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Janell Cole, Published April 17 2009

ND Legislative notebook: $50,000 OK’d for slaughterhouse study

BISMARCK – Legislators have given final approval to spending $50,000 in state funds to study building a horse slaughter plant in the state.

The House took final action Thursday on House Bill 1496, which passed 86-5.

The $50,000 was appropriated to the state Department of Commerce, which is to determine whether a horse slaughter plant is feasible, what the costs would be of constructing a new plant or converting an existing facility, and how it could be financed.

The final bill creates a check-off system that calls for $5 from each horse slaughtered to be used to pay back the $50,000 study. Once that is paid, income from the check-off would then be split three ways, with the horse study programs at Dickinson State University and North Dakota State University each receiving 40 percent and the final 20 percent going to public or private groups doing equine research or offering “hippotherapy” to persons with disabilities.

In separate voting, the Senate approved a resolution urging Congress to recognize the need for the U.S. Department of Agriculture to inspect and regulate horse-processing facilities.

It is Senate Concurrent Resolution 4021. It passed on a voice vote.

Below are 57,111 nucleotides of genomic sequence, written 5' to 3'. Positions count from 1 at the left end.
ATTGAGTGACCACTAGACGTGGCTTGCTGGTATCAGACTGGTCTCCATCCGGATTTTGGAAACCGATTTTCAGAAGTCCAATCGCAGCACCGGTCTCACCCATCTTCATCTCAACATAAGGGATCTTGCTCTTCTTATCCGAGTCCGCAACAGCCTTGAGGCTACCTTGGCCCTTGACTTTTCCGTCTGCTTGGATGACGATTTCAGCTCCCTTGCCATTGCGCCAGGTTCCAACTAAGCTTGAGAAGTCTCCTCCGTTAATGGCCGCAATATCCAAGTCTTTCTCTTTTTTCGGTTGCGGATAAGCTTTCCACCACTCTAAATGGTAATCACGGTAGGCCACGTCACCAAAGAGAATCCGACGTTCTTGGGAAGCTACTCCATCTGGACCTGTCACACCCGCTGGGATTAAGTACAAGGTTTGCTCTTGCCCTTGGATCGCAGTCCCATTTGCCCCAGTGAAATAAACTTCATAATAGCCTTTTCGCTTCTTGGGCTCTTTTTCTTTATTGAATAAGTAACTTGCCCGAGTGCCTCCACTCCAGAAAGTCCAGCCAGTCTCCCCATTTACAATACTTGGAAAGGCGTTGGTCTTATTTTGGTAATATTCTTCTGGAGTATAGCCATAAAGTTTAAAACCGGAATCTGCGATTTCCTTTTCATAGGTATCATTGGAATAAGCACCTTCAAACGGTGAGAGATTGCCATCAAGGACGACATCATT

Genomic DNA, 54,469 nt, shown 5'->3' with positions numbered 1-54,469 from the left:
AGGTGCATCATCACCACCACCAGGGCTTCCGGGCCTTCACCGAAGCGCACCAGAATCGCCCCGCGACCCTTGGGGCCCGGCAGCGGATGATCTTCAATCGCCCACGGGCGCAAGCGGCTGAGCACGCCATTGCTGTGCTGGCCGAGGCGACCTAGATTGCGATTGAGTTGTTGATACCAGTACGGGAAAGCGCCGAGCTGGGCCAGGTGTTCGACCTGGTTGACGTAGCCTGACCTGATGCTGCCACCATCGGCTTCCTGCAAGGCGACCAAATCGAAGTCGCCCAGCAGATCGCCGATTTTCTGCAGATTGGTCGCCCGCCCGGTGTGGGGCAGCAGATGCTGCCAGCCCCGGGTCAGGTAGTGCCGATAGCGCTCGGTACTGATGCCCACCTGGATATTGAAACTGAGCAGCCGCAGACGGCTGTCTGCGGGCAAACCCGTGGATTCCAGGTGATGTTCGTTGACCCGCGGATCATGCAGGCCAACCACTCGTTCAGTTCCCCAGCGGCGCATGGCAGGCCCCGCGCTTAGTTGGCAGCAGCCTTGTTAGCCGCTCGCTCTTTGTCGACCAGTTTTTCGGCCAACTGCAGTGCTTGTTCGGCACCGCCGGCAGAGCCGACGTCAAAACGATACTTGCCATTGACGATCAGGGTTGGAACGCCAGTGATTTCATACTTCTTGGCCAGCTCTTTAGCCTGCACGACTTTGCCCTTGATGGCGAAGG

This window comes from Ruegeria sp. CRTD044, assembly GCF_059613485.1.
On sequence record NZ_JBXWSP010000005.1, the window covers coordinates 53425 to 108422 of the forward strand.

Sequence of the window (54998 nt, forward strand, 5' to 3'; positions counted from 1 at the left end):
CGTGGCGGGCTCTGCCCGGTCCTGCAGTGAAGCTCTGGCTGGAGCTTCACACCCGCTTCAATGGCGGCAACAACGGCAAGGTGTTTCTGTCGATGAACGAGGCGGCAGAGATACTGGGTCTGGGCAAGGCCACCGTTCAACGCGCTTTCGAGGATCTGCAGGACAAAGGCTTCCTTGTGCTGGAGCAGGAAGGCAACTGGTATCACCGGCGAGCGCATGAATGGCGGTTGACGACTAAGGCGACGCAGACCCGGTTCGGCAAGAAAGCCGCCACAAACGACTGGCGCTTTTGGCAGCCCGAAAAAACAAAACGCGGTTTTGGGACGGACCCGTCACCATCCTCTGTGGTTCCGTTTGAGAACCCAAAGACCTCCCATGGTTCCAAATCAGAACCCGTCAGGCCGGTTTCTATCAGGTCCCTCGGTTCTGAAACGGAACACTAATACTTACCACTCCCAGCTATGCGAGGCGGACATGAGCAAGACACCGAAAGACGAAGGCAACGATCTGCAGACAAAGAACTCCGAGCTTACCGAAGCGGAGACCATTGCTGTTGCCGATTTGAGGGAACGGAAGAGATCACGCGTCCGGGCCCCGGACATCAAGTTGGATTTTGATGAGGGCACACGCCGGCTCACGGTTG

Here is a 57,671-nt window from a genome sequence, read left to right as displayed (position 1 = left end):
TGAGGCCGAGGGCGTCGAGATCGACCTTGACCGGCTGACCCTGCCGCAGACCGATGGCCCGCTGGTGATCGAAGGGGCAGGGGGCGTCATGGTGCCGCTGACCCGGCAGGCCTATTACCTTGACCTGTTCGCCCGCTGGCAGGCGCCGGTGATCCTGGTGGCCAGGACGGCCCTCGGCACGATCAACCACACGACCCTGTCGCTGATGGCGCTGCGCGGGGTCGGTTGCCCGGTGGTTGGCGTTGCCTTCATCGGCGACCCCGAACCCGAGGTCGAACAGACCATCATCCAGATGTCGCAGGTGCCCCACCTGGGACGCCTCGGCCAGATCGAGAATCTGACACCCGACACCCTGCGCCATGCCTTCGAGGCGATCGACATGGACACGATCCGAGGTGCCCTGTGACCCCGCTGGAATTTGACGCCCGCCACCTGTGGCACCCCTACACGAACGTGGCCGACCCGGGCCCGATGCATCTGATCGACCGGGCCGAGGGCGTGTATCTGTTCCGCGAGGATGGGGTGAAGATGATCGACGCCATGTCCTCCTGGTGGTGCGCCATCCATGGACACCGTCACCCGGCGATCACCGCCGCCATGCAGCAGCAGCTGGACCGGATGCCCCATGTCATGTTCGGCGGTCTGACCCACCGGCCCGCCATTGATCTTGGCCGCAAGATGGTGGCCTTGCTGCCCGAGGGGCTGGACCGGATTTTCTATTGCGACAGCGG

The bill goes to the governor for his signature. The resolution is to be forwarded to Congress.

Day care pilots OK’d

The House on Thursday gave final passage to a bill meant to spur more workers and quality improvement in child care facilities.

House Bill 1418 funds pilot projects, which may use federal child care funds in the federal stimulus bill. The bill passed 77-15 and now goes to the governor for signature.

It calls for the state Human Services Department to provide “training opportunities leading to credentials” and a voluntary quality improvement process for licensed facilities that could create higher reimbursement rates for participating providers.

The program may provide technical assistance and grants to support to people who want to start a new program or expand existing capacity.

“It is a start in trying to do an infrastructure for quality child care, to be there for people, to help with training to help both centers and home-based providers,” said the bill’s prime sponsor, Rep. Kathy Hawken, R-Fargo.

Health study killed

The House on Thursday defeated a proposed study of Blue Cross Blue Shield of North Dakota. Sen. Tim Mathern, D-Fargo, sponsored the bill, which passed the Senate 44-3 lat week.

The House voted it down 61-31.


Cole works for Forum Communications Co., which owns The Forum. She can be reached at (701) 224-0830 or forumcap@btinet.net